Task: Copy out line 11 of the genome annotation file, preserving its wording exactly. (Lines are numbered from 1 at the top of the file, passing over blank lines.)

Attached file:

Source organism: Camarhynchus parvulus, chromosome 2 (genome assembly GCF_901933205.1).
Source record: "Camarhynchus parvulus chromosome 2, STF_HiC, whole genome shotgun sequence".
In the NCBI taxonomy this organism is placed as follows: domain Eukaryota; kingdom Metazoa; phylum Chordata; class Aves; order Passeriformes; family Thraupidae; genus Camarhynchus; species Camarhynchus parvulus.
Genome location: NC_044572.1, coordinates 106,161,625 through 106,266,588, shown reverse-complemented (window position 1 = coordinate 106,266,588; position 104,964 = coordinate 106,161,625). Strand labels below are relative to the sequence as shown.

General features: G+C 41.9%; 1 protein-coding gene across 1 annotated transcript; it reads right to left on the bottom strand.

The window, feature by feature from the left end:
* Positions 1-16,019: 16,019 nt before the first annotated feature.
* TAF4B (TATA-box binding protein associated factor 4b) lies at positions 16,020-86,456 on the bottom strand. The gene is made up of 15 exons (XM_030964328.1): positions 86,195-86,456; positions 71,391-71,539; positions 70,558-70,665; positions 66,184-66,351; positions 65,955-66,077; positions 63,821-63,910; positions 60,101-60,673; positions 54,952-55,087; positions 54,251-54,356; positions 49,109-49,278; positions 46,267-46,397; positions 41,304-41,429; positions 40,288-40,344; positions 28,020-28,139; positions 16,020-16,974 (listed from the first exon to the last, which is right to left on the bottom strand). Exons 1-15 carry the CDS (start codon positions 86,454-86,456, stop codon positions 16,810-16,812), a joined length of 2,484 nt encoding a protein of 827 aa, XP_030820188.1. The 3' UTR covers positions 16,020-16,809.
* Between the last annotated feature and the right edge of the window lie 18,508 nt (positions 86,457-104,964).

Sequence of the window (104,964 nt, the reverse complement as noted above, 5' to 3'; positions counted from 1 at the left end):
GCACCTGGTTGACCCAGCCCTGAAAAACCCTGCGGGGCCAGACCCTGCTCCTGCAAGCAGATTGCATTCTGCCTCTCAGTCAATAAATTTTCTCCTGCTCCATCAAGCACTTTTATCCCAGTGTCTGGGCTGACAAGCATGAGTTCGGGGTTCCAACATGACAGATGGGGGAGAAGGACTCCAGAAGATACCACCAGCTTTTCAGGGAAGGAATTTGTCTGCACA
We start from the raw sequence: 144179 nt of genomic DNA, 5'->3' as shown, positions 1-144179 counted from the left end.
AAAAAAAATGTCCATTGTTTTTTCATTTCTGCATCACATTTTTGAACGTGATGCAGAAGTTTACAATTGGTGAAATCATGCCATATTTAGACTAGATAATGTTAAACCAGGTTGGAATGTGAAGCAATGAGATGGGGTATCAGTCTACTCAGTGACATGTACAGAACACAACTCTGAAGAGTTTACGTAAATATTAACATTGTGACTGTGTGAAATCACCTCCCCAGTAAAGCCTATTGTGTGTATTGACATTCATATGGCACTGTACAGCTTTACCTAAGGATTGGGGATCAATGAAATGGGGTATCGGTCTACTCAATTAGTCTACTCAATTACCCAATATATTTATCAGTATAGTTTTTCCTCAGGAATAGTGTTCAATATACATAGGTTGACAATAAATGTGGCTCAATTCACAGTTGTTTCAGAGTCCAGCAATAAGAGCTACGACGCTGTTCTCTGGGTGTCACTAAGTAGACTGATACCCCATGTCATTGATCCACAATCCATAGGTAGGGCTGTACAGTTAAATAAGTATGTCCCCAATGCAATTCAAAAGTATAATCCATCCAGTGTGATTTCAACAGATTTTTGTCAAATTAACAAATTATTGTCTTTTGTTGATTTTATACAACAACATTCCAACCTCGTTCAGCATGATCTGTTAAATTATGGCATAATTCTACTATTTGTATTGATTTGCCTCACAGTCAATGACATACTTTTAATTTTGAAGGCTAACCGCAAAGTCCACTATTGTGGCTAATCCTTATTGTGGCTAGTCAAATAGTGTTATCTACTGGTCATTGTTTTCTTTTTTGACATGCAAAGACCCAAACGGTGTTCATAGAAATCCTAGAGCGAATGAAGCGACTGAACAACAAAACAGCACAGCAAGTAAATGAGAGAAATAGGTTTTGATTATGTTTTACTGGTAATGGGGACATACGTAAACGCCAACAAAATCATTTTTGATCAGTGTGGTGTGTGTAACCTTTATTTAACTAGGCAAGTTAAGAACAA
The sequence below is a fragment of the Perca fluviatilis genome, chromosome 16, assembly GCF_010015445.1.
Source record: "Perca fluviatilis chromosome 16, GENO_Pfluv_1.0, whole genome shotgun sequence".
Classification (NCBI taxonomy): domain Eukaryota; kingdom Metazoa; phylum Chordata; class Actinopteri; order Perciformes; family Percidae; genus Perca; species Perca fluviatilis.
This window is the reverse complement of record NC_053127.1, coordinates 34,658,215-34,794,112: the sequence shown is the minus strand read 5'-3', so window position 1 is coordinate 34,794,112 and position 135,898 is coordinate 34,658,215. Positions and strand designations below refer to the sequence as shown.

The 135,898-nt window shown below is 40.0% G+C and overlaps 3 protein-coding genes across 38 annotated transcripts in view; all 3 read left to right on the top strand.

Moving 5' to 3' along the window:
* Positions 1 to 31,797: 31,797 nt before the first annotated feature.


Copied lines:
GCACCTGGTTGACCCAGCCCTGAAAAACCCTGCGGGGCCAGACCCTGCTCCTGCAAGCAGATTGCATTCTGCCTCTCAGTCAATAAATTTTCTCCTGCTCCATCAAGCACTTTTATCCCAGTGTCTGGGCTGACAAGCATGAGTTCGGGGTTCCAACATGACAGATGGGGGAGAAGGACTCCAGAAGATACCACCAGCTTTTCAGGGAAGGAATTTGTCTGCACA